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Ropinirole for RLS

Clinical bottom line

Ropinirole was effective for RLS symptoms, sleep, and periodic limb movements. After 12 weeks about 55% of patients were much, or very much improved with titrated doses of ropinirole. Compared with placebo at 12 weeks , the NNT was 5.4 (3.9 to 9.2).


References

R Allen et al. Ropinirole decreases periodic leg movements and improves sleep parameters in patients with restless legs syndrome. Sleep 2004 27: 907-914.

CH Adler et al. Ropinirole for restless legs syndrome. A placebo-controlled crossover trial. Neurology 2004 62: 1405-1407.

MT Pellecchia et al. Ropinirole as a treatment of restless legs syndrome in patients on chronic hemodialysis. Clinical Neuropharmacology 2004 27: 178-181.

C Trenkwalder et al. Ropinirole in the treatment of restless legs syndrome: results from the TREAT RLS 1 study, a 12 week randomised placebo controlled study in 10 European countries. Journal of Neurology Neurosurgery and Psychiatry 2004 75: 92-97.

AS Walters et al. Ropinirole is effective in the treatment of restless legs syndrome. TREAT RLS 2: a 12-week double-blind randomized parallel-group placebo-controlled study. Movement Disorders 2004 19: 1414-1423.

DL Bliwise et al. Randomized, double-blind, placebo-controlled, short-term trial of ropinirole in restless legs syndrome. Sleep Medicine 2005 6: 141-147.

Clinical trials

Five clinical trials compare ropinirole with placebo or levodopa, predominantly in patients without secondary cause for RLS. Three of these trials lasted 12 weeks.

Results

Details of the trials are in Table 1. The total number of patients treated with ropinirole was over 340, and most were in trials of 12 weeks duration. Quality scores on the trials were good, reflecting sponsorship by a pharmaceutical company for the larger, better quality, studies.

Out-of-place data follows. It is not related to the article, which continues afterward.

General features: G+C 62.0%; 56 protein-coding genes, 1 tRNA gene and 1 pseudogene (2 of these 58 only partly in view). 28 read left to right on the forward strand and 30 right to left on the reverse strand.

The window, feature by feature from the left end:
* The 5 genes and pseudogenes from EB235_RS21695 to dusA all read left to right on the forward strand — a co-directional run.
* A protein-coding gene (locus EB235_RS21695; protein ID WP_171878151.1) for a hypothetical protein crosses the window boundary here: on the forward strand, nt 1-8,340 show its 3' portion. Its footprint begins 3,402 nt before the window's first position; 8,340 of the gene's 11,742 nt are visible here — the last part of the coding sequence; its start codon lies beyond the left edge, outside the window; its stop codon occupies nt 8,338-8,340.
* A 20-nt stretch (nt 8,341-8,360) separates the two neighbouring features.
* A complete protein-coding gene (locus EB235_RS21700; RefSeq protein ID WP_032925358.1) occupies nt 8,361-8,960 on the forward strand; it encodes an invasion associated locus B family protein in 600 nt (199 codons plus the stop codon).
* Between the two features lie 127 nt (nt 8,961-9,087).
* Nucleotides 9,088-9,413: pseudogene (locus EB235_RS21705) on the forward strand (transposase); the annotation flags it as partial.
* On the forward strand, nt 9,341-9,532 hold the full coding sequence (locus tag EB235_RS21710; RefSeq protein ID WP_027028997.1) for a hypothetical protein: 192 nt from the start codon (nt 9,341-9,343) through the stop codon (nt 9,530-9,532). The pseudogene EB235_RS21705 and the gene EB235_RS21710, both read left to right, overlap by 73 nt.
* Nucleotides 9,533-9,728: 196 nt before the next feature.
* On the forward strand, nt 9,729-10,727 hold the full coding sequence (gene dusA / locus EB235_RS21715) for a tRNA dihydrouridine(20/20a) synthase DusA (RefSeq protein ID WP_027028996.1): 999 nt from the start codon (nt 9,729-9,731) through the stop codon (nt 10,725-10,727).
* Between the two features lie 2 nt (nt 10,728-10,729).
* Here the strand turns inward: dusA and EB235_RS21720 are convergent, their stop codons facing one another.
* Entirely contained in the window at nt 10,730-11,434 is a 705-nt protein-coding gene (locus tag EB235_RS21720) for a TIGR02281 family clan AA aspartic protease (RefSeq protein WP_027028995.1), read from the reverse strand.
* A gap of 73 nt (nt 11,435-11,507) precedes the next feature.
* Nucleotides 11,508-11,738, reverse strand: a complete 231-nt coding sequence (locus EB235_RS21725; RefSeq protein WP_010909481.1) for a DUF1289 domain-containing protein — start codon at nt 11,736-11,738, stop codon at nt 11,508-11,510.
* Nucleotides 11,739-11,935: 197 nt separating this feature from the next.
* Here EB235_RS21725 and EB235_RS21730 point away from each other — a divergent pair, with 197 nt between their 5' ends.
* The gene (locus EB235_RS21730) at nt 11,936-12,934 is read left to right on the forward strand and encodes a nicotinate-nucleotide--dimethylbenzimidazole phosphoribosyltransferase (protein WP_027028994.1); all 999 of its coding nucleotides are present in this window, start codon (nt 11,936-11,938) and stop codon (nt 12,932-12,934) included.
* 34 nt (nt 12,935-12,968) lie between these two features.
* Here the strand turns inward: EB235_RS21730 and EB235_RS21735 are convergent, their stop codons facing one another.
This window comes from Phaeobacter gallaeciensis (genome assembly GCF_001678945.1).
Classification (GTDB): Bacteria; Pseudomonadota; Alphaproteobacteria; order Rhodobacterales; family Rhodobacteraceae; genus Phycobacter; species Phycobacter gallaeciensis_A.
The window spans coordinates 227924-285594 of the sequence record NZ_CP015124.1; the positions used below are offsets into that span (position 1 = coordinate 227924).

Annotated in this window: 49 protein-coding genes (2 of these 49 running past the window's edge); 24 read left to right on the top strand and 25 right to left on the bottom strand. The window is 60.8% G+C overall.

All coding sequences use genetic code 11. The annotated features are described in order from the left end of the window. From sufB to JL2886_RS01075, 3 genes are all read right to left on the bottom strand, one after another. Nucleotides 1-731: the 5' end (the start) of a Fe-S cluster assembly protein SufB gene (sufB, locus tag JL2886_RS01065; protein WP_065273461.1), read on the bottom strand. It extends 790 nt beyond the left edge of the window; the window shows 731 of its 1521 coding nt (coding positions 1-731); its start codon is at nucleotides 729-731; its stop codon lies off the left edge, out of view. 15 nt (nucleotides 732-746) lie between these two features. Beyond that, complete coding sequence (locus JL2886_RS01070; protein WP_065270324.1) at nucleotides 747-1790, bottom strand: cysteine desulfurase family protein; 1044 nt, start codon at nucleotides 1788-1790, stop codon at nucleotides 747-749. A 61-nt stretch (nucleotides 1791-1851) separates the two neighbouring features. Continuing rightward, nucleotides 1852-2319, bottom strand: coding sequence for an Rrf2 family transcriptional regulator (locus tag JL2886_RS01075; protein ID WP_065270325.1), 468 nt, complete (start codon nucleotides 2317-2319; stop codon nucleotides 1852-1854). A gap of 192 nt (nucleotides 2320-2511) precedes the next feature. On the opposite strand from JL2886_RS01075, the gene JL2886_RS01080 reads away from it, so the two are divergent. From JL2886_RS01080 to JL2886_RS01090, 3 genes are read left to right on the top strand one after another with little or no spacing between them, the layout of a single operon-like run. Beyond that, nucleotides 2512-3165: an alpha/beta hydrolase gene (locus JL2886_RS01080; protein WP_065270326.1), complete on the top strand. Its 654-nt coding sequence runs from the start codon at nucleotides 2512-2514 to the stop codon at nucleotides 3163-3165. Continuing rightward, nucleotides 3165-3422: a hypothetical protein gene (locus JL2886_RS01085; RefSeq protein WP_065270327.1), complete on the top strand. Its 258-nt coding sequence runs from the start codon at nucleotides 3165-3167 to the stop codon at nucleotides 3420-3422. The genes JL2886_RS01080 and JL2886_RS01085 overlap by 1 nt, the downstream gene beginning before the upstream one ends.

Table 1: Clinical trials of ropinirole

Reference
Design
Treatments and Outcomes
Patient details
Efficacy
Adverse Events
Allen et al. Sleep 2004 27: 907-914 R = 1
DB = 2
WD = 0
QS = 3
Parallel group
Duration = 12 weeks
Treatments
1 Ropinirole 0.25 to 4.0 mg daily (29)
2 Placebo (30)

Outcomes
Sleep studies, periodic limb movements, RLS symptoms
Mean age 54 years (range 30-79 years), mean duration of RLS 18 years, slightly more than half women Periodic limb movements reduced substantially with ropinirole, by more than 80%, compared with no change with placebo. Improved sleep with ropinirole but no significant difference in RLS symptom score No serious adverse events noted
AE withdrawal
1/32 ropinirole
0/33 placebo
Worsening of RLS symptoms
4/32 ropinirole
1/33 placebo
Adler et al, Neurology 2004 62: 1405-1407 R = 1
DB = 2
WD = 1
QS = 4
Crossover
Duration = four weeks
Treatments
1 Ropinirole 0.5 to 6.0 mg/day (22)
2 Placebo (22)

Outcomes
RLS rating score
The average age was 60 years (range 40 to 83 years, and most participants were women. The mean RLS score was reduced by 50% on ropinirole. RLS score below 10/40 achieved by:
9/22 ropinirole
0/22 placebo
Below 20/40:
13/22 ropinirole
5/22 placebo
No serious adverse events noted
Pellecchia et al. Clin Neuropharmacol 2004 27: 178-181 R = 2
DB = 0
WD = 1
QS = 3
Crossover
Duration = six weeks in each period
Treatments
1 Ropinirole 0.25 to 2.0 mg (11)
2 Levodopa sustained release 125-250 mg (11)

Outcomes
RLS severity
7 men 4 women, average age 56 years, with RLS duration three years, all on chronic haemodialysis Ropinirole was superior to levodopa for RLS symptoms, sleep time, and clinical global impression. Complete disappearance of RLS symptoms:
4/11 ropinirole
0/11 levodopa
None on ropinirole, one severe vomiting on levodopa, leading to discontinuation
Trenkwalder et al. J Neurol Neurosurg Psychiatry 2004 75: 92-97 R = 2
DB = 2
WD = 1
QS = 5
Parallel group
Duration = 12 weeks
Treatments
1 Ropinirole 0.25 to 4.0 mg daily (147)
2 Placebo (139)

Outcomes
Sleep, RLS symptoms, global impression
Average age 56 years (range 28-78 years), about 90% women, average duration of symptoms about 17 years Ropinirole significantly better than placebo for RLS score. Much or very much improved at 12 weeks:
78/146 ropinirole
56/137 placebo